Full Review of The Hobbit Here

Buy The Hobbit on Amazon

2) A Series of Unfortunate Events: The Bad Beginning, Lemony Snicket

bad-cover

I’ve read this book multiple times and actually made my way through most of the series. I made it up to book ten and then didn’t have the chance to read the last four. I decided to start the series over and am glad I did as I am enjoying the books just as much as I did the first time.

Full Review Coming Soon

Buy A Series of Unfortunate Events: The Bad Beginning on Amazon

3) Alice in Wonderland, Lewis Carroll

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I read this one twice this year for school. I love Alice in Wonderland, whether it’s the novel or the films or anything else. It’s a great story that is enjoyable no matter who you are.

Full Review of Alice in Wonderland Here

Buy Alice in Wonderland on Amazon

4) Through the Looking Glass, Lewis Carroll

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Like Alice, this was read for class. Also like Alice, I love this story and have read it several times, previous to the three I did for class. Full of poems and songs and stories, Through the Looking Glass is truly a magical read.

Full Review Coming Soon

Buy Through the Looking Glass on Amazon

5) The Fault in Our Stars, John Green

The_Fault_in_Our_Stars

I absolutely loved this book! I read it twice this year and can tell it’s going to become one of my annual reads. John Green wrote a true masterpiece here that can be enjoyed by anyone, young adult or not.

Full Review of The Fault in Our Stars Here

Buy The Fault in Our Stars on Amazon

What were your top reads of 2014?

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The Hobbit, JRR Tolkien

The HobbitThirteen dwarves, a hobbit, and a wizard are walking to a mountain. While this may sound like the start of a good joke, it is actually a key point to JRR Tolkien’s, The Hobbit.

The writing of this brilliant novel originally began in the 1930s and I think it’s a safe bet that Tolkien had no idea people would still be reading it almost a hundred years later.

The Hobbit follows Bilbo Baggins of the Shire as he is swept off on a journey with Gandalf the wizard and thirteen dwarves: Fíli, Kíli, Balin. Dwalin, Oin, Gloin, Dori, Nori, Ori, Bifur, Bofur, Bombur, and their leader, Thorin Oakenshield. Lost yet? I definitely was when I first started reading and I will admit it took me several tries to get past the first couple chapters because I kept getting confused. However, I am incredibly happy that I finished the book because it is just as amazing as I had always heard.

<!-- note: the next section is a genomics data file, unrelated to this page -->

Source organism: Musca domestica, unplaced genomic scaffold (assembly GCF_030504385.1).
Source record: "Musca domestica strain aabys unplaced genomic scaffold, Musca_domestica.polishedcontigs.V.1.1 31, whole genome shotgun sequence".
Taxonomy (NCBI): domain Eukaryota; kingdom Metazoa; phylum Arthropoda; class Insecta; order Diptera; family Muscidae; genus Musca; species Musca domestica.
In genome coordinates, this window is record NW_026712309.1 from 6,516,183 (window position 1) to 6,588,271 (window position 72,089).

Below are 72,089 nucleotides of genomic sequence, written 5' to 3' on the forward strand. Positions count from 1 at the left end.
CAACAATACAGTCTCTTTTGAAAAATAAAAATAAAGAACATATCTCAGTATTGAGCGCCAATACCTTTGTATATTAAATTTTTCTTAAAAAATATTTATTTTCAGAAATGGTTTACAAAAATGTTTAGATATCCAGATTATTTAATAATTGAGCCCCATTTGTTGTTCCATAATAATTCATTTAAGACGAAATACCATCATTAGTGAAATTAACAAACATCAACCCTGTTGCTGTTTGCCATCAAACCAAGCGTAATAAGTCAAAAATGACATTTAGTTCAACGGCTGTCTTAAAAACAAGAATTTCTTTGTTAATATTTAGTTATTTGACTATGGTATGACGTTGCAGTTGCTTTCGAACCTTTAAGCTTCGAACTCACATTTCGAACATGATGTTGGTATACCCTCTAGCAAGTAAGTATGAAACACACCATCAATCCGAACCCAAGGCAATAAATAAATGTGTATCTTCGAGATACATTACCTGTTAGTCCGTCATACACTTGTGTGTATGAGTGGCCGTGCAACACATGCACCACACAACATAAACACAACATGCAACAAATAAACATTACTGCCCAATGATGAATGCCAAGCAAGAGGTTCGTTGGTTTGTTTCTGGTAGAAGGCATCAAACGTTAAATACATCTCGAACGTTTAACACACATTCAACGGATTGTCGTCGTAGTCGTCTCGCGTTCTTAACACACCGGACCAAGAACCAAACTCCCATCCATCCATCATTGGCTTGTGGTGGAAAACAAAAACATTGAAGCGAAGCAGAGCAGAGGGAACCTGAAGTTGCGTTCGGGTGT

The Company are on a quest to take back The Lonely Mountain, a place that was once home to the dwarves before it was taken by the dragon, Smaug. They are traveling across rough lands in the world of Middle Earth, a magical place created by Tolkien. On their journey they encounter elves, goblins, and a creature that some of you may know (hint: My precious). They must fend off orcs, spiders, and giants made of stone. All the while there is constant chatter about food (or lack thereof as the dwarves like to point out).

JRR Tolkien truly produced a masterpiece with this novel. His descriptions of the land and the distinctions between the characters helps the reader to visualize what is happening. He has created an entirely new world that is both a confusing and wonderful place to get sucked in to. I didn’t want Bilbo’s journey to ever end because I never wanted to leave Middle Earth (Thankfully I have The Lord of the Rings waiting on my bookshelf for me).

An incredible novel for everyone. It is something that you can read on your own or to children for a bedtime story. Tolkien has created something very magical with this novel that I would highly recommend to anyone.

Have any tips for how to make the review better? Have anything you want reviewed?